I use interval arithmetic for reliable computing. Now, a procedure coded in a good implementation of interval arithmetic takes perhaps about eight times as much as the same procedure carried out without interval arithmetic (if the lion's share of runtime is taken by floating-point computations). I have sometimes been asked why I don't do rounding-error analysis by hand instead. To me, that does not look like a good option: it amounts to saving computer time at the expense of human time, and creates one more occasion for human error.

Now, what would make sense for me would be for there to be a system for bounding rounding errors with the help of a computer. It might not be realistic to expect a computer to analyse the total error in fairly complex procedures, but a human and a computer might be able to do a quicker and more reliable job than a human working alone, and produce a certificate of correctness to boot. Cf. how it is much easier to produce a formal proof with computer assistance.

(In particular: I would be interested in how error analysis in the sense of e.g. Wilkinson could be used in the context of a rigorous proof. I could see how it might be possible to implement it by means of a system for the computer-aided production of formal proofs. Has such a thing been done in practice?)

Note: perhaps it shows, but -- I am a pure mathematician; feel free to tell me if what I say seems a little naïve.

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    $\begingroup$ Interval arithmetic is a method for bounding rounding errors with the help of a computer. Are you asking for something different? $\endgroup$ – Federico Poloni Aug 26 '18 at 17:02
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    $\begingroup$ There are plenty of automated systems that ensure that certain computations and their floating point errors are bounded and safe. Many of them these days use semidefinite optimization to write down an optimization problem for the worst case. Search the literature for some papers on this! $\endgroup$ – Wolfgang Bangerth Aug 26 '18 at 21:23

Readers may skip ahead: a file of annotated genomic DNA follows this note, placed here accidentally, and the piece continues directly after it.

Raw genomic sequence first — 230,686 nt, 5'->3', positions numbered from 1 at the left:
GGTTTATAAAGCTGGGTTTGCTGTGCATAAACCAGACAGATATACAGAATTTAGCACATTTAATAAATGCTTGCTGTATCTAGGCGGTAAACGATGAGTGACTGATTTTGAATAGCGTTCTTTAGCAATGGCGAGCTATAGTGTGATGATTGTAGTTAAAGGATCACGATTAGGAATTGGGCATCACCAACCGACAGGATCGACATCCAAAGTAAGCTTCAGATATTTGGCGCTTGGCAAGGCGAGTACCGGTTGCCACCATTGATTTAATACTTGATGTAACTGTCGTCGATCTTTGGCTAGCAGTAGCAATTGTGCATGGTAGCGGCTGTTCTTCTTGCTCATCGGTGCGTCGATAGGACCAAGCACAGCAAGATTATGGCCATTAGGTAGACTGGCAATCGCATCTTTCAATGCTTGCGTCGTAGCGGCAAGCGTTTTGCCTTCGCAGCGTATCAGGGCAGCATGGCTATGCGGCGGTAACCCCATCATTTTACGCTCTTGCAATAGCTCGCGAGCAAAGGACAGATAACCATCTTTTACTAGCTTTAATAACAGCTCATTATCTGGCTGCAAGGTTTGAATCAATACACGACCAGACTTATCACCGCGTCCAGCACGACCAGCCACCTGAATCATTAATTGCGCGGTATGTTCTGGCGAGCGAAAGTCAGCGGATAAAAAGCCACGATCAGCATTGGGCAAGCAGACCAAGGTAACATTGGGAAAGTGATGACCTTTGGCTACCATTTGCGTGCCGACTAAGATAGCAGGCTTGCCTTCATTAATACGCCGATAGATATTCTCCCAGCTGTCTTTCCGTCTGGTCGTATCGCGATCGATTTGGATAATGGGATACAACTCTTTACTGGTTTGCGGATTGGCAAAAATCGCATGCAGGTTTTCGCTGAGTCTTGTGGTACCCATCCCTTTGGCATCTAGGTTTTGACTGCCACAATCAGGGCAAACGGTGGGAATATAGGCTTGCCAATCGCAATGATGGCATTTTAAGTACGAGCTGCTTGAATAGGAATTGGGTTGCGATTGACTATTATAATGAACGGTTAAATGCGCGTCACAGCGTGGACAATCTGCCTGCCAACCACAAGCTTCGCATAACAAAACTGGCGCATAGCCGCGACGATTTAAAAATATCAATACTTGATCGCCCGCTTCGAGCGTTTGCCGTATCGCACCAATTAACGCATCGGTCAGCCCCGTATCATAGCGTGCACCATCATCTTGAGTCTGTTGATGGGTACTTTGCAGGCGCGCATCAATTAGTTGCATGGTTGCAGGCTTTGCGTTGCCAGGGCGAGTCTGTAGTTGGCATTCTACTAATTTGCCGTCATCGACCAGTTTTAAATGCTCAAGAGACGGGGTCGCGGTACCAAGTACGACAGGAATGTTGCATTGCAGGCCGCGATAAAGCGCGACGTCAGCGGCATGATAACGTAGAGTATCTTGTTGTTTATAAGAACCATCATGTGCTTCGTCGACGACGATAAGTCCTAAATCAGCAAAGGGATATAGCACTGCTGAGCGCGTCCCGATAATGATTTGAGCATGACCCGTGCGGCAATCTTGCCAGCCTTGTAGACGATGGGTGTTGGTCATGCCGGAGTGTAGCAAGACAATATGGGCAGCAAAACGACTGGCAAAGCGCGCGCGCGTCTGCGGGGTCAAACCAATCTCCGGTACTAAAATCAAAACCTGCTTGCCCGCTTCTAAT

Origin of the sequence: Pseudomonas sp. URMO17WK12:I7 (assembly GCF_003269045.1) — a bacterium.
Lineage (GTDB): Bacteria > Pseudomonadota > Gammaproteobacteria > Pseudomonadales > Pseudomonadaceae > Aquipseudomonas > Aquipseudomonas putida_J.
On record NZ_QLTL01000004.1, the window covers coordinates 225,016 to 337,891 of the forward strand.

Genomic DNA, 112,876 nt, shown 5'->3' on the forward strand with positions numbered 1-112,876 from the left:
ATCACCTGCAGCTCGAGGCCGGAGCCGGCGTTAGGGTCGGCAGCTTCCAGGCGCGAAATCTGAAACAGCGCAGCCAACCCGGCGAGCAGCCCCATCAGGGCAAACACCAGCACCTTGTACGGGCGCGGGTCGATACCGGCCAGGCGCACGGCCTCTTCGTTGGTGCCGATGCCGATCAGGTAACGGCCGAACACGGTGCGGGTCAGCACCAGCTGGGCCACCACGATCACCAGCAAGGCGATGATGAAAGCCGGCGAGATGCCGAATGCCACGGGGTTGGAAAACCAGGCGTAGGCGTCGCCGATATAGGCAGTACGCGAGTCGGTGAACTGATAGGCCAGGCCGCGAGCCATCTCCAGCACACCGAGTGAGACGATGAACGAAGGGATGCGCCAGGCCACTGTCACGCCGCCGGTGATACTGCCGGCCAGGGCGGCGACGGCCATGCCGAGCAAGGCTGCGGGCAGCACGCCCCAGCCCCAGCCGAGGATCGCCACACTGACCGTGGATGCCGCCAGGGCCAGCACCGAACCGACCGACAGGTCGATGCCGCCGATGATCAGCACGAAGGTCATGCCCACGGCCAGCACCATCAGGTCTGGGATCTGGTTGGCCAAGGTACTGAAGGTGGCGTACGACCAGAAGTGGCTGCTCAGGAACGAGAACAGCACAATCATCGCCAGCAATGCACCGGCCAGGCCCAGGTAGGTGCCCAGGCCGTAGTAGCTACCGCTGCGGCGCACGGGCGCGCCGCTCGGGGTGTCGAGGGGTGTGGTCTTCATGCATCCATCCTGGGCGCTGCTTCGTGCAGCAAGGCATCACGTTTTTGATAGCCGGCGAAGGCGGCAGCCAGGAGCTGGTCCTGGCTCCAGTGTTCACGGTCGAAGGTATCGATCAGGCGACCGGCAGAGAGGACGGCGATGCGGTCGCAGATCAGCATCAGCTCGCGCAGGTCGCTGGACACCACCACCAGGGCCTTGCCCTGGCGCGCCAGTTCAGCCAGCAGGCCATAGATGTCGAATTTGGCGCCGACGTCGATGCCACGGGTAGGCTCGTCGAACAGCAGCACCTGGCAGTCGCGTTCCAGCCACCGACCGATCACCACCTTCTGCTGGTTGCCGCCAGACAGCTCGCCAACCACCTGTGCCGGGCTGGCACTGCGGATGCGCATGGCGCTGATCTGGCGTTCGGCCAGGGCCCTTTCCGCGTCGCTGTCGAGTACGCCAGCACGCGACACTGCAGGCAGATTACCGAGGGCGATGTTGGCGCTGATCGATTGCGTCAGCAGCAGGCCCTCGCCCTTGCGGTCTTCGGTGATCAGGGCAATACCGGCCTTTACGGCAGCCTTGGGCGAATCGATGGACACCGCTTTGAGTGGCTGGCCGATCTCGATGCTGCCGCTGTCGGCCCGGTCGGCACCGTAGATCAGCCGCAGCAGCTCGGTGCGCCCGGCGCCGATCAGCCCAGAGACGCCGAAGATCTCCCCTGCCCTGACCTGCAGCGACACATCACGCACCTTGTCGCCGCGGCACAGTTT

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    $\begingroup$ Federico Poloni: yes, but it is a posteriori method; each time a computation is carried out, the maximal error is, if you wish, computed afresh, with a substantial overhead. The alternative is to estimate what the maximal error in the output of an operation can be, given a relative error size in the input. Say we have a loop running 10^9 times. We should be able to bound the maximal error in the final output of the loop without having to compute intervals or error bounds 10^9 times. $\endgroup$ – H A Helfgott Aug 27 '18 at 3:40
  • $\begingroup$ Wolfgang Bangerth: any references to the literature would be very welcome; as I should have said, I work in number theory, and this area is relatively unfamiliar to me. Just to be clear - I know (or think I know) that what e.g. matrix multiplication does to errors is well-understood. Are there systems that - presumably with some human help - can bound the error the result from iterating a loop 10^9 times, say, without having to go through the loop 10^9 times and seeing how the error changes with every operation? $\endgroup$ – H A Helfgott Aug 27 '18 at 4:16
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    $\begingroup$ I suggest that you use a @ before name when replying, that way the person will receive a notification. $\endgroup$ – nicoguaro Aug 27 '18 at 13:20

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